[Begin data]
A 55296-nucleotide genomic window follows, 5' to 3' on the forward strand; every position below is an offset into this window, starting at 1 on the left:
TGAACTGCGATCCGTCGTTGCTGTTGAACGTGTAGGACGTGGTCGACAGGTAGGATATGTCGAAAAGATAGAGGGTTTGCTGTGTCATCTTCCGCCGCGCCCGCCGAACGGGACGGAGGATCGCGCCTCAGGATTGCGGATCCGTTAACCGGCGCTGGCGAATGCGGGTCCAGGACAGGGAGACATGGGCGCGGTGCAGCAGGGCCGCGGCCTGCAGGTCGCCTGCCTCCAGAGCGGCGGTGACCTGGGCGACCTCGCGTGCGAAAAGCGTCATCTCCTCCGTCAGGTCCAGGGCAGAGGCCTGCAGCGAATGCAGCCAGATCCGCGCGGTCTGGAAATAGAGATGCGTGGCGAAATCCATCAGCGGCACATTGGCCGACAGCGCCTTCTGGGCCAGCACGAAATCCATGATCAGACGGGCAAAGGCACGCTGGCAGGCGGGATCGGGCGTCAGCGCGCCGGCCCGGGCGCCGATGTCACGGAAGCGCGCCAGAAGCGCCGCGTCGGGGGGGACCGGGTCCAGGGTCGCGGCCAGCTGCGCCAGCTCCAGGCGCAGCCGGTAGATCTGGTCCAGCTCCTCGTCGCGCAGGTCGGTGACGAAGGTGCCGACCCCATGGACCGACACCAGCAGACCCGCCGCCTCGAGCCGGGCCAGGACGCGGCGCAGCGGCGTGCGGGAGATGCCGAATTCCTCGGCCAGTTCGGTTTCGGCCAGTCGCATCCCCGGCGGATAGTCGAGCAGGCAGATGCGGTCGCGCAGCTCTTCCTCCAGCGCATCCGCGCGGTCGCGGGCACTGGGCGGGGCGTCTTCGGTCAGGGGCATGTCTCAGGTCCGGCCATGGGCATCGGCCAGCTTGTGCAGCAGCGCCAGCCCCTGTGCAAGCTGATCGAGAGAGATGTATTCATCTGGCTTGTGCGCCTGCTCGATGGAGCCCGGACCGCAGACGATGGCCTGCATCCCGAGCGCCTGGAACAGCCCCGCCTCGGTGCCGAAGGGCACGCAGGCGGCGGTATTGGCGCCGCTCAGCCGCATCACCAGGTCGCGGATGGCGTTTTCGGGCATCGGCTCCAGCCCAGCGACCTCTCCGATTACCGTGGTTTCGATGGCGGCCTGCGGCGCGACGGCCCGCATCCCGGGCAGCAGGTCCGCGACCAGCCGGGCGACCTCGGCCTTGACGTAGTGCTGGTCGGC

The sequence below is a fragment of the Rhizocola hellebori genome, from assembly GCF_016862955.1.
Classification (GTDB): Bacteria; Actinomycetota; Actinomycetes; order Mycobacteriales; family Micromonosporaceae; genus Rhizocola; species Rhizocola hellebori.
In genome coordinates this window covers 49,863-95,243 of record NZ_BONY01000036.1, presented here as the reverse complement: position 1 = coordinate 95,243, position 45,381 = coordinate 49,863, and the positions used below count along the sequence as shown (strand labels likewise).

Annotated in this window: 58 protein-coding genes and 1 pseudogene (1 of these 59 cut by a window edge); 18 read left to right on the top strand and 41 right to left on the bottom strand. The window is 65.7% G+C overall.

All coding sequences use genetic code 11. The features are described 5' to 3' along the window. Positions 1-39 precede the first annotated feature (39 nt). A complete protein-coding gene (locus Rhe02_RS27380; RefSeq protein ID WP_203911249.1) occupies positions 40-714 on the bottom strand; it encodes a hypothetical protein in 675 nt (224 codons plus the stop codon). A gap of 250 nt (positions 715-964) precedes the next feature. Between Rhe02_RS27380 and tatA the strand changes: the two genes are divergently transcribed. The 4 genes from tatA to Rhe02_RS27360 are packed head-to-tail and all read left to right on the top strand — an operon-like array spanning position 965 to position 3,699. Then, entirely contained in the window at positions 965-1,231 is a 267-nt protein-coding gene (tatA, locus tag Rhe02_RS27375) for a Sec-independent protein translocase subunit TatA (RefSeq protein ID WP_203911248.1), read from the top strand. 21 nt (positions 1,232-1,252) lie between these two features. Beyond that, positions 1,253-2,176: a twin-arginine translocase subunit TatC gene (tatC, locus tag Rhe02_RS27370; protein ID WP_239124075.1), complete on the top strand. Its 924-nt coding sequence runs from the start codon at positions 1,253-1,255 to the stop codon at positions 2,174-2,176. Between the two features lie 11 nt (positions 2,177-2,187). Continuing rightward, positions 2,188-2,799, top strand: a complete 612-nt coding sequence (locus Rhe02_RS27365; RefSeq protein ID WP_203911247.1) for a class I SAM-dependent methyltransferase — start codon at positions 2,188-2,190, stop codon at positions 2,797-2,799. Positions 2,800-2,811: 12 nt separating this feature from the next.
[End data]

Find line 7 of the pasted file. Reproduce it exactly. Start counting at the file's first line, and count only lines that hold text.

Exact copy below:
All coding sequences use genetic code 11. The features are described 5' to 3' along the window. Positions 1-39 precede the first annotated feature (39 nt). A complete protein-coding gene (locus Rhe02_RS27380; RefSeq protein ID WP_203911249.1) occupies positions 40-714 on the bottom strand; it encodes a hypothetical protein in 675 nt (224 codons plus the stop codon). A gap of 250 nt (positions 715-964) precedes the next feature. Between Rhe02_RS27380 and tatA the strand changes: the two genes are divergently transcribed. The 4 genes from tatA to Rhe02_RS27360 are packed head-to-tail and all read left to right on the top strand — an operon-like array spanning position 965 to position 3,699. Then, entirely contained in the window at positions 965-1,231 is a 267-nt protein-coding gene (tatA, locus tag Rhe02_RS27375) for a Sec-independent protein translocase subunit TatA (RefSeq protein ID WP_203911248.1), read from the top strand. 21 nt (positions 1,232-1,252) lie between these two features. Beyond that, positions 1,253-2,176: a twin-arginine translocase subunit TatC gene (tatC, locus tag Rhe02_RS27370; protein ID WP_239124075.1), complete on the top strand. Its 924-nt coding sequence runs from the start codon at positions 1,253-1,255 to the stop codon at positions 2,174-2,176. Between the two features lie 11 nt (positions 2,177-2,187). Continuing rightward, positions 2,188-2,799, top strand: a complete 612-nt coding sequence (locus Rhe02_RS27365; RefSeq protein ID WP_203911247.1) for a class I SAM-dependent methyltransferase — start codon at positions 2,188-2,190, stop codon at positions 2,797-2,799. Positions 2,800-2,811: 12 nt separating this feature from the next.